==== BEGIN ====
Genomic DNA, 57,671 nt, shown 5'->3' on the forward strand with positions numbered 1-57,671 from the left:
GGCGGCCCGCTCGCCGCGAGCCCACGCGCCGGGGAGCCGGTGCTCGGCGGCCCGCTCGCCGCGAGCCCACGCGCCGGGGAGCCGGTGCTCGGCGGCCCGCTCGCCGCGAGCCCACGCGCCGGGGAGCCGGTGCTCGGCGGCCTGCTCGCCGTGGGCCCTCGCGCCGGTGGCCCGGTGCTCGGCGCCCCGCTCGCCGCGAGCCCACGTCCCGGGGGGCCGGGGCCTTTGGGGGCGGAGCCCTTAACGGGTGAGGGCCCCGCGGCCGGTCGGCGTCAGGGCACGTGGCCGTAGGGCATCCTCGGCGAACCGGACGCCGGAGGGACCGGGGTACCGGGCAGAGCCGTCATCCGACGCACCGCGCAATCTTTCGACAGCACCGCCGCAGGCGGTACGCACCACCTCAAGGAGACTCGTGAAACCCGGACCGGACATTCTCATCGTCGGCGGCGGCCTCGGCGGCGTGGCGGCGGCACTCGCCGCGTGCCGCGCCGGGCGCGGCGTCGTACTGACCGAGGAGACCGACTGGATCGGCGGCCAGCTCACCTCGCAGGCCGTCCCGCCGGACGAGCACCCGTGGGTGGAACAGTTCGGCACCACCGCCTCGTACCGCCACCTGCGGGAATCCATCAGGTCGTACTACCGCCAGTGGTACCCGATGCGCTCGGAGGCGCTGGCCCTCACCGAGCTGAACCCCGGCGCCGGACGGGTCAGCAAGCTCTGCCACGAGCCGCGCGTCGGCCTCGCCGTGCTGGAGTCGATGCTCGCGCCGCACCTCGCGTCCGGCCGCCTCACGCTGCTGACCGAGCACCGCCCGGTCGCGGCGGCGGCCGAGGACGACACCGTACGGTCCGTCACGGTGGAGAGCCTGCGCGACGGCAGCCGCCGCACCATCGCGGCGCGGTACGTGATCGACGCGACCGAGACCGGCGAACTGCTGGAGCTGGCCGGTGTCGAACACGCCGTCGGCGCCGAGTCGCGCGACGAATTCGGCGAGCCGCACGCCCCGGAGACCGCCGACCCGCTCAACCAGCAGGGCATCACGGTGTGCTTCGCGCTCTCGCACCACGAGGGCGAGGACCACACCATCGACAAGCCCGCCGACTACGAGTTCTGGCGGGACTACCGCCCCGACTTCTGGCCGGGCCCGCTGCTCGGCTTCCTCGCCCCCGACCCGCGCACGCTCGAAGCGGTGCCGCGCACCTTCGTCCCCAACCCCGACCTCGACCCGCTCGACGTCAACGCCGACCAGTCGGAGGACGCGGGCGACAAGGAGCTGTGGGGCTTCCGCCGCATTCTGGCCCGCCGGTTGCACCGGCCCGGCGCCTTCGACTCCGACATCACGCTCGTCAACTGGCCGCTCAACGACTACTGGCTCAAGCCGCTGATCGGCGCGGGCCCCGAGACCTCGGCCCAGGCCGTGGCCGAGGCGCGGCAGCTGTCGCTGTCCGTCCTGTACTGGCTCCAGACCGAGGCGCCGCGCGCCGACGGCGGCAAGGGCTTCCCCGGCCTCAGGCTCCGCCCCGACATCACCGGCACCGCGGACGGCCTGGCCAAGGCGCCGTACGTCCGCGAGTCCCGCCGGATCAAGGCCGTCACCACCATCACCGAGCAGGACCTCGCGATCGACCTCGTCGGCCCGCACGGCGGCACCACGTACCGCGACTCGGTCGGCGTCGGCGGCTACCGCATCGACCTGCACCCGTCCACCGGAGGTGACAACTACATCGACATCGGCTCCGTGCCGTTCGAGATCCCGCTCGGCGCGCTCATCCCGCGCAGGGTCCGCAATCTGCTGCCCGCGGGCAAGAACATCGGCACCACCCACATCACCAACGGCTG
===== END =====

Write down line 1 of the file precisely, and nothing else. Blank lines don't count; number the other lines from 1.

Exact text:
Genomic DNA, 57,671 nt, shown 5'->3' on the forward strand with positions numbered 1-57,671 from the left: